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Old 08-22-2015, 09:00 PM   #1
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Question Configuring Linux for an error-free bootup

Hi, everyone. I'm still new here, so hopefully this is the right place to ask this question.

I recently purchased KillDisk and I knew, that most of the utility ran from Linux, though you could also run it in DOS or Windows.

In the past I had a different utility (data recovery) that also booted into a Linux desktop.

...and since then I have tried dozens of open source utilities and distros.

My question is a little weird. The commercial utilities are the same technology as the open source utilities, except everything they do up to bootup are completely error free. The configurations are robust and you get what I mean I think. This is not confusing, as it's common sense, that products we pay for have to be very good and properly functioning.

...except my question is about nothing more than a simple bootup process. I have found almost no Linux utility that I run on my own hardware that did not either stall, crash or end up with errors a mile long before it booted to a console.

Linux and it's kernel are complex and I understand you have to put a serious effort into it. Rather than asking for someone to fix errors for me, I would like to ask you guys for direction on how I can get the right distro and or packages to create my own bootdisk which I can manually make sure properly adapts to my hardware. I mean where and what should I download to get started in putting something together. I also want to be able to create this so I can make a bootable live disk, very much a stable system. I'll try to work out the clinks and etc.

What do you recommend in ways of software as well as tutorials or howtos and where can I download everything.

If you are someone who says, "maybe you are doing something wrong, it works perfectly for me", than I reply with, you might be right. All I ask is that you understand that what is simple to some, might be really complex for others. I have tried many things for a while and I think I'm ready to put an effort into it. This is why I did not want to post this in the Linux Newbie section. I have a basic understanding of installing distros in virtualbox and I am happy with the console, but I need to start working with my actual hardware now.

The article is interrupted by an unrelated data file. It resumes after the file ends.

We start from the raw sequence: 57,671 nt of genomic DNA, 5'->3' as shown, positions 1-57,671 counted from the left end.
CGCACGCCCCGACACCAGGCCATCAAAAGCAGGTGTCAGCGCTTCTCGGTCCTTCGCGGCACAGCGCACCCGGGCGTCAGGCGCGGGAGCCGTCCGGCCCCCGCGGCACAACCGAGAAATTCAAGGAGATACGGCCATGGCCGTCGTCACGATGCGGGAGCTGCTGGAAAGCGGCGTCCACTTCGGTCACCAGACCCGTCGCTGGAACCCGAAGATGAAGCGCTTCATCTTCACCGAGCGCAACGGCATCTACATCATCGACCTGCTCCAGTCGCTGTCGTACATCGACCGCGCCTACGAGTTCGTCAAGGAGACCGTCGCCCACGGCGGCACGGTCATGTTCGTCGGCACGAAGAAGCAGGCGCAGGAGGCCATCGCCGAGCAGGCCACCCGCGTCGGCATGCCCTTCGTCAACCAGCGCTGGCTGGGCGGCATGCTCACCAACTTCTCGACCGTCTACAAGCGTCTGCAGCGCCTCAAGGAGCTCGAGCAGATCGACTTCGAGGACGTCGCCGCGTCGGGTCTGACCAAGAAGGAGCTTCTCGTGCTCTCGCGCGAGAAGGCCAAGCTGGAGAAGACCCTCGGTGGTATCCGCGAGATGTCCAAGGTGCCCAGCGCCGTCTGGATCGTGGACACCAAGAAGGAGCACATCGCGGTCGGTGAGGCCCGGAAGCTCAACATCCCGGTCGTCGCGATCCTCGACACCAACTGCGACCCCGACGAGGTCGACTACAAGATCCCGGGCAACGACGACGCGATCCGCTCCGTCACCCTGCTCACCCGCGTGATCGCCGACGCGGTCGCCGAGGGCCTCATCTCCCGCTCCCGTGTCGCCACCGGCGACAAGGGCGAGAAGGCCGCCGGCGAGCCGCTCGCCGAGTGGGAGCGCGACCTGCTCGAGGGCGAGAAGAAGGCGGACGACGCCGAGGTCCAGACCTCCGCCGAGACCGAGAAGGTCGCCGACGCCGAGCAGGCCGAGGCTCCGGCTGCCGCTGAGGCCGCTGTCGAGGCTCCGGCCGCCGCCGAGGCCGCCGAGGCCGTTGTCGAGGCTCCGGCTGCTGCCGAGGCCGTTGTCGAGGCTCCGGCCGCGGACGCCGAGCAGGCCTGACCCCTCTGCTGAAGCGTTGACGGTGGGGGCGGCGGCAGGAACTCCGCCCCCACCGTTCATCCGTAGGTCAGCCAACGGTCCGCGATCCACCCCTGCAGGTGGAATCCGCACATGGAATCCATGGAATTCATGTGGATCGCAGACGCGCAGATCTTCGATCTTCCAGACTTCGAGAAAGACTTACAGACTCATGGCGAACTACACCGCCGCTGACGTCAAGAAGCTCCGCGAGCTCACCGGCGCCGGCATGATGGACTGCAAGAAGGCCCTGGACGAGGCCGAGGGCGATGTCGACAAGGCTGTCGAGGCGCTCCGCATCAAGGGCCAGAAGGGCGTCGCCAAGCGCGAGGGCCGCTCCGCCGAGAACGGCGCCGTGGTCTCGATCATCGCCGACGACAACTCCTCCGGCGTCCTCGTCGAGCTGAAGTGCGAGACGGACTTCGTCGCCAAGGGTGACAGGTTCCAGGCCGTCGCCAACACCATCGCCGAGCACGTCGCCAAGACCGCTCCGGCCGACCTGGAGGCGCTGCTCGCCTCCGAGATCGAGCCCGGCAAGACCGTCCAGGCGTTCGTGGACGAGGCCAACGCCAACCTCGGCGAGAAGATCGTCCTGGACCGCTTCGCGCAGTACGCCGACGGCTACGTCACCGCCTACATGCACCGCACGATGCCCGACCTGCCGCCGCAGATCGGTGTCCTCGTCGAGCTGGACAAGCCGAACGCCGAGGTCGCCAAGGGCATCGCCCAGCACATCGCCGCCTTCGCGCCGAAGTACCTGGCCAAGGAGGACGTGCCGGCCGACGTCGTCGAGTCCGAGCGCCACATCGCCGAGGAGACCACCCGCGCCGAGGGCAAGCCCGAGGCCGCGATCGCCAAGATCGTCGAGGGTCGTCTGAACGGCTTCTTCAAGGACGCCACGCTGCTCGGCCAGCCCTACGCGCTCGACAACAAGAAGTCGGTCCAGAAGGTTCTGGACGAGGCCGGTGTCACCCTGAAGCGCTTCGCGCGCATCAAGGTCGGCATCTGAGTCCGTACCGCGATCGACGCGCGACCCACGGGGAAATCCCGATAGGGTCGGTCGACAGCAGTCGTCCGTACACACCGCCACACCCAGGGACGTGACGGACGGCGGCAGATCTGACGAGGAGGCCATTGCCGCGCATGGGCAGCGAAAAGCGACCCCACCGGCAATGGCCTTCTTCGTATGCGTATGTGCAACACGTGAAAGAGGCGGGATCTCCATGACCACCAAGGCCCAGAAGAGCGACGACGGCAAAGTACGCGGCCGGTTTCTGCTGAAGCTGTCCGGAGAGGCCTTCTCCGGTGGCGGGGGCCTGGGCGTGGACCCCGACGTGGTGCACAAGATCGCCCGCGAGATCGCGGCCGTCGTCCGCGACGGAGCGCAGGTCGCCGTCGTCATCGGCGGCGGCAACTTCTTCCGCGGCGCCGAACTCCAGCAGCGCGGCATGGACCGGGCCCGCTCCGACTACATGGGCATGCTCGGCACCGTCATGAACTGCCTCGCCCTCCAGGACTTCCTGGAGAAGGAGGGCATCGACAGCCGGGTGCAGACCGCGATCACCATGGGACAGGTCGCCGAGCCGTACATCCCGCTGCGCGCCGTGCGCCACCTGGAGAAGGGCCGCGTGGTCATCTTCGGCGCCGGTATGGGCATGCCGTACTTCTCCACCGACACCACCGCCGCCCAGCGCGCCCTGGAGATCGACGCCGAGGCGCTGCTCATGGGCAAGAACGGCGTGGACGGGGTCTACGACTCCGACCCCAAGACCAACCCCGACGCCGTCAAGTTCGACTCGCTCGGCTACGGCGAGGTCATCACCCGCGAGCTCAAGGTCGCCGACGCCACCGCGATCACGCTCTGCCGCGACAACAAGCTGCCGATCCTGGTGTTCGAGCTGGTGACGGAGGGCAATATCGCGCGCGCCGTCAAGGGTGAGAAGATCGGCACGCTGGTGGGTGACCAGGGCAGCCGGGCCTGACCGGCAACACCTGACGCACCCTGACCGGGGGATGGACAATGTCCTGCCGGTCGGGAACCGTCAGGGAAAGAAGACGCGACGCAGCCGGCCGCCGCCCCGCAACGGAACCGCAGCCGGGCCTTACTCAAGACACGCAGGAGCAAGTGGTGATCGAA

Any help is appreciated and Linux is awesome!
Old 08-23-2015, 01:15 AM   #2
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Unless you have really exotic hardware, what you describe could not be further from the truth from what I've witnessed over the last 15 years... I have almost never had a Linux utility disk or distro have any trouble booting on a piece of hardware, save those that have either; A) serious hardware defects [dying], or b) really exotic hardware [handhelds with touch screens and GPS units, back 7-10 years ago].

If you are having a problem with a particular utility ISO or a particular piece of hardware, please post that... "Generic" "Please Help Me!" posts are difficult to answer...
Old 08-23-2015, 03:21 AM   #3
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Some specifics are needed here as to what errors are being seen on startup. Like JaseP I just don't see errors on startup.
There are lots of messages, especially if like me you turn the "quiet" option off for booting but they are just that, messages, and not errors.
To expand though one warning I have seen is regarding "possible missing firmware" and the "fix" is to install that firmware -- the catch being, of course, that the firmware isn't needed on my system at all it's just an advisory. So, if I were shipping a machine with Debian installed and I wanted to make it look good I could just ensure that the firmware in question wasted a few MB of disk space so that the warning didn't appear. Or, I could turn on "quiet" and other boot options during boot so that no warnings appeared anyhow. That wouldn't mean that the product I was shipping was better just that I decided to waste disk space and to hide warnings.
Old 08-24-2015, 06:35 PM   #4
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Re 273's response

It is likely that when you set up your linux system, you did so with defining the boot process to be verbose or you have setup your system to be in text mode.

While the system boots, there are tests for the existance of some applications or hardware availability. If one or the other is not available, you will eventually have an error response, and the system continues. There are progress messages.
When your system is one with multiple disks / partitions, here again you may get one test that the partition is healthy. That test is always done, as your last system shutdown may have been an immediate poweroff, meaning that the file system is in some state needing correction.

Here is one example. It is possible that you have set up linux to include bluetooth, but you have no bluetooth adapter. An warning error message (really and advisory) that no bluetooth object was detected.

One more comment. If there is a fatal error with Linux, it will stop and let you know. It is not going to continue and give you an unpleasant surprise at the end of its startup execution.

If you are interfacing the system in text mode, you will see all messages. If you have installed a GUI interface, that interface will have hidden those progress messages for you.
Old 08-25-2015, 06:05 AM   #5
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My suggestions.

Try installing AntiX MX -

(This has its own manual all about the distro.)

Check out the videos by runwiththedolphin on youtube -


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